Optomechanical fiber-optic attenuators are bulky and slow. The mechanical antireflection switch (MARS) modulator offers a high-speed alternative for applications including dynamic gain control in fiber amplifiers. This paper describes a compact electrically controlled variable attenuator using a micromechanical device where electrostatic deflection of a silicon nitride quarter-wave dielectric layer suspended over a silicon substrate creates a variable reflectivity mirror. This device is packaged with two fibers in one ceramic ferrule placed in contact with a gradient index (GRIN) collimation lens, so that the input light reflects from the modulator in the collimated beam plane and couples into the output fiber. Using a 300 \mum diameter MARS attenuator and a 500 \mum diameter collimation lens, the total insertion loss at 1550 nm was 3.0 dB with no applied voltage, increasing to 31 dB at 35.2 V. The polarization dependent loss was less than 0.06 dB. Full attenuation with more than 100 mW input power produced no damage. The response time was 2.8 \mus to move from maximum to minimum transmission and 1.1 \mus to return to maximum transmission.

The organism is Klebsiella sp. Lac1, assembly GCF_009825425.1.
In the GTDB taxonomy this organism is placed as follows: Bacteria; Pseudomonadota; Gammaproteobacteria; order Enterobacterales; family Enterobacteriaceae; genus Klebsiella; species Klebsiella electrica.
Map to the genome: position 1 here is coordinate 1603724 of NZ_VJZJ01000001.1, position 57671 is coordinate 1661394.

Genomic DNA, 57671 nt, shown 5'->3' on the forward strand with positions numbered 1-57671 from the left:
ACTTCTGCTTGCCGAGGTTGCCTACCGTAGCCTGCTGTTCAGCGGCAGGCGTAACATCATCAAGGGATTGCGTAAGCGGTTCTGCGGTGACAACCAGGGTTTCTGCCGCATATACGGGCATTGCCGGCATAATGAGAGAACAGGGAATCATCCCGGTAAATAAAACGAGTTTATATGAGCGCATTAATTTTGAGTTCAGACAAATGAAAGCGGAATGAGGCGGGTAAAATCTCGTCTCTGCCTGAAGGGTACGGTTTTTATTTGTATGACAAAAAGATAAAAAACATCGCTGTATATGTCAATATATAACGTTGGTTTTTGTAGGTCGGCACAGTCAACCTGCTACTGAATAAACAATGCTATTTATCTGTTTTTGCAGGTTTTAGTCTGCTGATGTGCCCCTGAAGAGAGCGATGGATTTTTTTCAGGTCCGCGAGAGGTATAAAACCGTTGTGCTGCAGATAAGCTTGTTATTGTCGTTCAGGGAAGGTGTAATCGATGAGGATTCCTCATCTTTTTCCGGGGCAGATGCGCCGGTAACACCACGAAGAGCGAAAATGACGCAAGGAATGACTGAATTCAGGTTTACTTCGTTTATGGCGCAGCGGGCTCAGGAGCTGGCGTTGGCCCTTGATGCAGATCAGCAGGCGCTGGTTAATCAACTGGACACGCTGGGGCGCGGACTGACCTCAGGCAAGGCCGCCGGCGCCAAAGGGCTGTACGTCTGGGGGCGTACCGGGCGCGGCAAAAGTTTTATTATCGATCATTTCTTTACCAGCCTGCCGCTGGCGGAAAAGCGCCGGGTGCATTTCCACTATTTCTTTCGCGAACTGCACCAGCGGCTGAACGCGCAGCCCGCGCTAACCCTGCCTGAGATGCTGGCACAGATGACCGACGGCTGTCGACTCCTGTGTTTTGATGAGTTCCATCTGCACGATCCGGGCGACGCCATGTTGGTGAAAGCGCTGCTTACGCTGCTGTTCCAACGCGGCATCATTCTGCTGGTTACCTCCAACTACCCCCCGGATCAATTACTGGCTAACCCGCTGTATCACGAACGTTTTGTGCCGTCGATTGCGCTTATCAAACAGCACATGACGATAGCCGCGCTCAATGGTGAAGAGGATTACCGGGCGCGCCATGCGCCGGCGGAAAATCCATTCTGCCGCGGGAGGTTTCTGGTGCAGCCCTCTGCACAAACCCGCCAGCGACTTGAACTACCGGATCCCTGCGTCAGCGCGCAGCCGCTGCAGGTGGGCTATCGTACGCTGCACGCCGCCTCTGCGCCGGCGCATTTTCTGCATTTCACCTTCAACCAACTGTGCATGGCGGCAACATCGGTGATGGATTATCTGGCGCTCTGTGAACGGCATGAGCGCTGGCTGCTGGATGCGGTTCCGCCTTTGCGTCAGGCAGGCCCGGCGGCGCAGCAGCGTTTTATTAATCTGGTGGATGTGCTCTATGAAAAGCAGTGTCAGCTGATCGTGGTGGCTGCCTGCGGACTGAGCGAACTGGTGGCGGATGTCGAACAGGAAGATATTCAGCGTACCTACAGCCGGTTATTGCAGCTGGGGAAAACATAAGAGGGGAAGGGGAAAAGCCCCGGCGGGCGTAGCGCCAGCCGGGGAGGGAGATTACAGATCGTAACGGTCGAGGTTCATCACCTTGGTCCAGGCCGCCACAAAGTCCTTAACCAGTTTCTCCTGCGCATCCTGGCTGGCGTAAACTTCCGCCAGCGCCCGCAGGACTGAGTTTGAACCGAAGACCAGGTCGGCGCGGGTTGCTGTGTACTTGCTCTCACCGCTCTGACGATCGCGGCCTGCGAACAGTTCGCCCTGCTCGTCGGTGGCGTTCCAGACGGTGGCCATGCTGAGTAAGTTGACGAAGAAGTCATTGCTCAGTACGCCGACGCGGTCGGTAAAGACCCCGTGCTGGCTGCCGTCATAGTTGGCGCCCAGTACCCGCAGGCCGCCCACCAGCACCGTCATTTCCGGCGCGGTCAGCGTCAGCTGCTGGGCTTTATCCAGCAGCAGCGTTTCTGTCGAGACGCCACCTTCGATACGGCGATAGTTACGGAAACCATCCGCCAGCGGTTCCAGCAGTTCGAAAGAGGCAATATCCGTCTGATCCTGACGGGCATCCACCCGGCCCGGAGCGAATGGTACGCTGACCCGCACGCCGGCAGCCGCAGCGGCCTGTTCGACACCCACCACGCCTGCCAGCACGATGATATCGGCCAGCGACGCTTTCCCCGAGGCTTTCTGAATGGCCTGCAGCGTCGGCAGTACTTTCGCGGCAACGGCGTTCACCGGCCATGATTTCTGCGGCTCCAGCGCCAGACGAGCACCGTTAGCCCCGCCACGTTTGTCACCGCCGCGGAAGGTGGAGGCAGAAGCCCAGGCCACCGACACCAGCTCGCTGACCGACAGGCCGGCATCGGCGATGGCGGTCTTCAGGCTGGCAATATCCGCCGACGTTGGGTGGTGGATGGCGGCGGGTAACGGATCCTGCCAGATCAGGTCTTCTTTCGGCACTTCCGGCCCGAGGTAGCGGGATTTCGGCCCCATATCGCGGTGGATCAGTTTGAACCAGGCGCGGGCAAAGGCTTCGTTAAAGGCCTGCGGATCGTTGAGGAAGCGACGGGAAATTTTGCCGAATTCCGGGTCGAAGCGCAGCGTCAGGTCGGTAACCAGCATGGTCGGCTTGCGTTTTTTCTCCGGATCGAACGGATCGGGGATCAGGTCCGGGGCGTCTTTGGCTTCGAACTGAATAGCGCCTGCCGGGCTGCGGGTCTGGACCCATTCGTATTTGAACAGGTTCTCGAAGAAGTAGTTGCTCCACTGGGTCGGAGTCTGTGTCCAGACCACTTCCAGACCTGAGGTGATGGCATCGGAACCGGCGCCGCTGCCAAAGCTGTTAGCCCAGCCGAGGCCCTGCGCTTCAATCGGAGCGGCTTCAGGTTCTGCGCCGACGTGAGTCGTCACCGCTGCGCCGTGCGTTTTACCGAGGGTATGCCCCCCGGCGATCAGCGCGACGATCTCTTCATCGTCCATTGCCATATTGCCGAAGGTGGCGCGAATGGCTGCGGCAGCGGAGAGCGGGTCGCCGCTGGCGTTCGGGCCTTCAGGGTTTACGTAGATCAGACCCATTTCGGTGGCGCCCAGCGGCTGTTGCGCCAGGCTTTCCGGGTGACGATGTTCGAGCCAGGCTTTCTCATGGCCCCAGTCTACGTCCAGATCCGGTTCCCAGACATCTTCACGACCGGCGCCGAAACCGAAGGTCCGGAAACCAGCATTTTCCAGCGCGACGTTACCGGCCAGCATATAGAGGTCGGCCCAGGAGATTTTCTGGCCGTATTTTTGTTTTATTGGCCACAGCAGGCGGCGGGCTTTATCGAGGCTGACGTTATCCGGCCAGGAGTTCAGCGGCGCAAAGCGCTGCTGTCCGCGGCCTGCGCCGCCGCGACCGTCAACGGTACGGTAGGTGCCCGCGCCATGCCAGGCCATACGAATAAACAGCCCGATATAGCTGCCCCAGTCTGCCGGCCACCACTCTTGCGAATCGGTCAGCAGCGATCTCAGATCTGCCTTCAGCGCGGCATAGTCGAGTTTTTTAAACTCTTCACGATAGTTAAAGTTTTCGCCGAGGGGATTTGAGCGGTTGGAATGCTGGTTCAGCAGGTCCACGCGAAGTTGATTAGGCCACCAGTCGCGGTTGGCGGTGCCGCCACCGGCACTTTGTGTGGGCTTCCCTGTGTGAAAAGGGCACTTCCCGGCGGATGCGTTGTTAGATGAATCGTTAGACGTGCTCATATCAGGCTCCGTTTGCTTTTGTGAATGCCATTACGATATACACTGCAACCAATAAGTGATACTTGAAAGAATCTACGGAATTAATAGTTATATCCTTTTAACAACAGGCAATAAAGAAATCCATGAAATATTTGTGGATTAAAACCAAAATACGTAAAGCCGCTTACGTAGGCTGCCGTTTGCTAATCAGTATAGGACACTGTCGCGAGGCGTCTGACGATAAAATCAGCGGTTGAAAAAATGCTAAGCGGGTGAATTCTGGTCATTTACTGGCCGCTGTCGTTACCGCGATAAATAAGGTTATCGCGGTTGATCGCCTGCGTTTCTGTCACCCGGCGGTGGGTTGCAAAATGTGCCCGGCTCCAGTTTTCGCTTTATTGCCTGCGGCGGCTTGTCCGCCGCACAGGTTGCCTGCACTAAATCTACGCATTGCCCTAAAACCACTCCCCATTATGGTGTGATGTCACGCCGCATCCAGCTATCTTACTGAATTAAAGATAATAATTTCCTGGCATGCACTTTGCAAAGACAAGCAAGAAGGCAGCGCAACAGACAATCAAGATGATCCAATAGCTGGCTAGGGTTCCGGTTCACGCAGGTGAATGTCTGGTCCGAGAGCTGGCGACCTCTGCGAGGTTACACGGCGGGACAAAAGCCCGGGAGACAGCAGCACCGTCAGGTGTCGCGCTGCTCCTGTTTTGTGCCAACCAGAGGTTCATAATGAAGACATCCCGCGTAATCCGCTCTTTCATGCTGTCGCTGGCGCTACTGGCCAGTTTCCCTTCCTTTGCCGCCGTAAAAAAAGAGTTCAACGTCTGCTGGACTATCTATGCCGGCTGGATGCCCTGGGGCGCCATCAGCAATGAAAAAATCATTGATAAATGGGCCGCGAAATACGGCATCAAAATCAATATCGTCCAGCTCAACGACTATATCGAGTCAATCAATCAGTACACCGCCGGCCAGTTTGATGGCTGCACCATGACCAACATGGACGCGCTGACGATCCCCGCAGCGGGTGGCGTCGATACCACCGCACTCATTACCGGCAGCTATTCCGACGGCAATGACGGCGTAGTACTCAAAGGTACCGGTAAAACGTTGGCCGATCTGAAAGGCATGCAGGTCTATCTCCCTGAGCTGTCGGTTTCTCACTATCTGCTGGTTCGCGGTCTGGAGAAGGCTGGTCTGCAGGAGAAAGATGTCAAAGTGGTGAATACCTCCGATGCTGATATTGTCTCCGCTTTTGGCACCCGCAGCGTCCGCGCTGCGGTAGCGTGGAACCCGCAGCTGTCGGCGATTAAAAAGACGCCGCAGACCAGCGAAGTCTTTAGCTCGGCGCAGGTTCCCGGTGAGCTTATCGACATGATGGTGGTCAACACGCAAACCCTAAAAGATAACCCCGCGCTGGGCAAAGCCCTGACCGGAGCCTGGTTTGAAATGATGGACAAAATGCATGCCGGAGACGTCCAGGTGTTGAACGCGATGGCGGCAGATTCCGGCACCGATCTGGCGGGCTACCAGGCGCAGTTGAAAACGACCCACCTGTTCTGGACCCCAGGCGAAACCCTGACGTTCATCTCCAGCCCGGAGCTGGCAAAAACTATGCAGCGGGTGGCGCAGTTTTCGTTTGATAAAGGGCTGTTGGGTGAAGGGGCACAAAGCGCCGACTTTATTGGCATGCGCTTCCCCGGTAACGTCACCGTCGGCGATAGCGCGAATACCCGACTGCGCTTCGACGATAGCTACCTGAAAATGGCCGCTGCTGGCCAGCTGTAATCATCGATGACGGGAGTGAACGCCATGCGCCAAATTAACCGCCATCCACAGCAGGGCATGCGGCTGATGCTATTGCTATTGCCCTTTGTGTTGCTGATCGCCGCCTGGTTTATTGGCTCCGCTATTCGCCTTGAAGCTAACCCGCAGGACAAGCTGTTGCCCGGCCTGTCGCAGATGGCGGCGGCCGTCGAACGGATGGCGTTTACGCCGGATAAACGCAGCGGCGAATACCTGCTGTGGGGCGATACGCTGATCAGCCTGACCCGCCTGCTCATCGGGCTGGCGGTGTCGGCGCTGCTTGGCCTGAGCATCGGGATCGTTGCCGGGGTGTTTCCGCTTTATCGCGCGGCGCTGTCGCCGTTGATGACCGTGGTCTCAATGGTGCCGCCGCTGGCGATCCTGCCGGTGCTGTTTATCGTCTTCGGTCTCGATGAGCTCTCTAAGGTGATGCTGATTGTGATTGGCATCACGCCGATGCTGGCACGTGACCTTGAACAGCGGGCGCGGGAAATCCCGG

Joseph E. Ford, James A. Walker, Dennis S. Greywall, and Keith W. Goossen, "Micromechanical Fiber-Optic Attenuator with 3 s Response," J. Lightwave Technol. 16, 1663- (1998)
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